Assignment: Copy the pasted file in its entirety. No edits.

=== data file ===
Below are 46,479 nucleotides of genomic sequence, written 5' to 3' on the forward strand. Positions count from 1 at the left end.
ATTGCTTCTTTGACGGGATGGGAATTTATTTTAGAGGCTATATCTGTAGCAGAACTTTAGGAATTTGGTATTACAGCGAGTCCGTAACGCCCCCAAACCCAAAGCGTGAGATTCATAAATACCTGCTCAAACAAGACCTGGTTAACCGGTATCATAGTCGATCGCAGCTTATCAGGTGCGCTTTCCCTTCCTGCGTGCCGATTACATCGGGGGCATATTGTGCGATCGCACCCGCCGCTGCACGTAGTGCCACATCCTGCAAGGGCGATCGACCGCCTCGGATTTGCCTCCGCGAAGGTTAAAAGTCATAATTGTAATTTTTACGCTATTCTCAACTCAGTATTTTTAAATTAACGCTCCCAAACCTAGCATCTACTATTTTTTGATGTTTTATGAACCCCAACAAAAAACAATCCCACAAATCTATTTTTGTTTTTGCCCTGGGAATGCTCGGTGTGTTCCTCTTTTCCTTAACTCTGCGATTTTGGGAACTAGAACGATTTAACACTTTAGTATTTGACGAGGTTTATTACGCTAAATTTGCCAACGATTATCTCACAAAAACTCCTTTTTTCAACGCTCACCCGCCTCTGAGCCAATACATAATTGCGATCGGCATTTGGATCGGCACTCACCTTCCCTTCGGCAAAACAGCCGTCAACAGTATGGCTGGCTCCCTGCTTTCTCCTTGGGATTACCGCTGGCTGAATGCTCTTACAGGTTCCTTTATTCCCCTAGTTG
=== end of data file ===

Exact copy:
Below are 46,479 nucleotides of genomic sequence, written 5' to 3' on the forward strand. Positions count from 1 at the left end.
ATTGCTTCTTTGACGGGATGGGAATTTATTTTAGAGGCTATATCTGTAGCAGAACTTTAGGAATTTGGTATTACAGCGAGTCCGTAACGCCCCCAAACCCAAAGCGTGAGATTCATAAATACCTGCTCAAACAAGACCTGGTTAACCGGTATCATAGTCGATCGCAGCTTATCAGGTGCGCTTTCCCTTCCTGCGTGCCGATTACATCGGGGGCATATTGTGCGATCGCACCCGCCGCTGCACGTAGTGCCACATCCTGCAAGGGCGATCGACCGCCTCGGATTTGCCTCCGCGAAGGTTAAAAGTCATAATTGTAATTTTTACGCTATTCTCAACTCAGTATTTTTAAATTAACGCTCCCAAACCTAGCATCTACTATTTTTTGATGTTTTATGAACCCCAACAAAAAACAATCCCACAAATCTATTTTTGTTTTTGCCCTGGGAATGCTCGGTGTGTTCCTCTTTTCCTTAACTCTGCGATTTTGGGAACTAGAACGATTTAACACTTTAGTATTTGACGAGGTTTATTACGCTAAATTTGCCAACGATTATCTCACAAAAACTCCTTTTTTCAACGCTCACCCGCCTCTGAGCCAATACATAATTGCGATCGGCATTTGGATCGGCACTCACCTTCCCTTCGGCAAAACAGCCGTCAACAGTATGGCTGGCTCCCTGCTTTCTCCTTGGGATTACCGCTGGCTGAATGCTCTTACAGGTTCCTTTATTCCCCTAGTTG